My family and issues of adoption are the twin passions of my life. But coming in at a close second is education, and, specifically, the way children learn. That’s why I was so thrilled to read A Silicon Valley School That Doesn’t Compute, in the New York Times on Sunday, October 23, 2011. The article discusses the number of Silicon Valley computer executives who are sending their own children to non-computer-driven schools such as Waldorf, to learn skills the old-fashioned way.
The chief technology officer of eBay sends his children to a nine-classroom school here. So do employees of Silicon Valley giants like Google, Apple, Yahoo and Hewlett-Packard.
But the school’s chief teaching tools are anything but high-tech: pens and paper, knitting needles and, occasionally, mud. Not a computer to be found. No screens at all. They are not allowed in the classroom, and the school even frowns on their use at home.
Schools nationwide have rushed to supply their classrooms with computers, and many policy makers say it is foolish to do otherwise. But the contrarian point of view can be found at the epicenter of the tech economy, where some parents and educators have a message: computers and schools don’t mix.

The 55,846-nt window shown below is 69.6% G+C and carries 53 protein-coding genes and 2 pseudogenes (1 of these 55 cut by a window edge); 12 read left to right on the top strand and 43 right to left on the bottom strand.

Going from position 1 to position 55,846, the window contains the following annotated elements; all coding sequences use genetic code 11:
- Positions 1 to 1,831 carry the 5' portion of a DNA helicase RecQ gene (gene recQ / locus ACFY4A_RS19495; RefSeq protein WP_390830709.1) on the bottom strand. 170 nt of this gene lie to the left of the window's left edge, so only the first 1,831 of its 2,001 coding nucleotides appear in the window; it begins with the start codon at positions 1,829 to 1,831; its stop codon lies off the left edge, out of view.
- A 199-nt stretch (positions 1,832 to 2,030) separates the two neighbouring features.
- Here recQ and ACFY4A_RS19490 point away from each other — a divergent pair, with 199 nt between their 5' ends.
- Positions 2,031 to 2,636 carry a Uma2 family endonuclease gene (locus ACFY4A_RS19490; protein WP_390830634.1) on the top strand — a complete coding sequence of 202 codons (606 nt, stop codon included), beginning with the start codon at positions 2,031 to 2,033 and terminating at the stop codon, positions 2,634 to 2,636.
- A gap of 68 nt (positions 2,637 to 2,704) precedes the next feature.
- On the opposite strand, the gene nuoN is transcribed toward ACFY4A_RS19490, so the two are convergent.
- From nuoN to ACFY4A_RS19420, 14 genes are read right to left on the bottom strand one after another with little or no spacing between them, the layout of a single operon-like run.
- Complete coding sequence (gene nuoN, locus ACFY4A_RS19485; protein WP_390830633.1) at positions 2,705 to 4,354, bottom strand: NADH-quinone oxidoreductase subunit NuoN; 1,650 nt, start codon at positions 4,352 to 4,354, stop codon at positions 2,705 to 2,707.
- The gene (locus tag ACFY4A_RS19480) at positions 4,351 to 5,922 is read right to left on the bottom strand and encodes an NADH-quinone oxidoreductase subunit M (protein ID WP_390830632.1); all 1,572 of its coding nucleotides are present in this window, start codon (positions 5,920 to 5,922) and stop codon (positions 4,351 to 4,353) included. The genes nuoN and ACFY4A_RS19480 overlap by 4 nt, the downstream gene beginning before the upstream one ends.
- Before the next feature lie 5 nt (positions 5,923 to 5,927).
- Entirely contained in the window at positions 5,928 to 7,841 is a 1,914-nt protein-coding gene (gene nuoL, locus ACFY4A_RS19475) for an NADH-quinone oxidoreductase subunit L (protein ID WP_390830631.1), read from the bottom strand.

My daughter, Olivia, calls me a “dinosaur,” because I refuse to buy either of my children an electronic hand-held game or i-anything. My own ancient cell phone is viewed as a museum piece. Nevertheless, I stand by my belief that, for children, a book is better than a screen, and a crayon preferable to a mouse.
Today, a blog titled “Tech Execs Send Kids to Anti-Computer School” by Amy Graff appeared in “The Mommy Files” on SFGate.com, the online version of the San Francisco Chronicle. Graff asks:
Is there irony in all of this? These tech execs don’t want their kids on computers yet they’re working for companies that are encouraging our children and schools to adopt technology? The Silicon Valley giants have long sold schools on the future generation of technology, and now many schools feel that a computer lab is necessary, even if they can hardly afford to pay for books.
And here I will add, “Books? Do schools still use books?” My children attend our local public school and never once has either brought home a textbook. Photocopied pages from a math workbook that exists somewhere, perhaps on a teacher’s desk, and books to satisfy a computerized “reading goal.” But textbooks? None that I’ve seen.
In a world where so many people have so little, ranting against computers in school sounds ungrateful, I realize. But I hate to think that “public school kids” like mine aren’t given the same opportunity to learn as the kids of execs at Apple and Google—with real pencils, real paper, and real textbooks.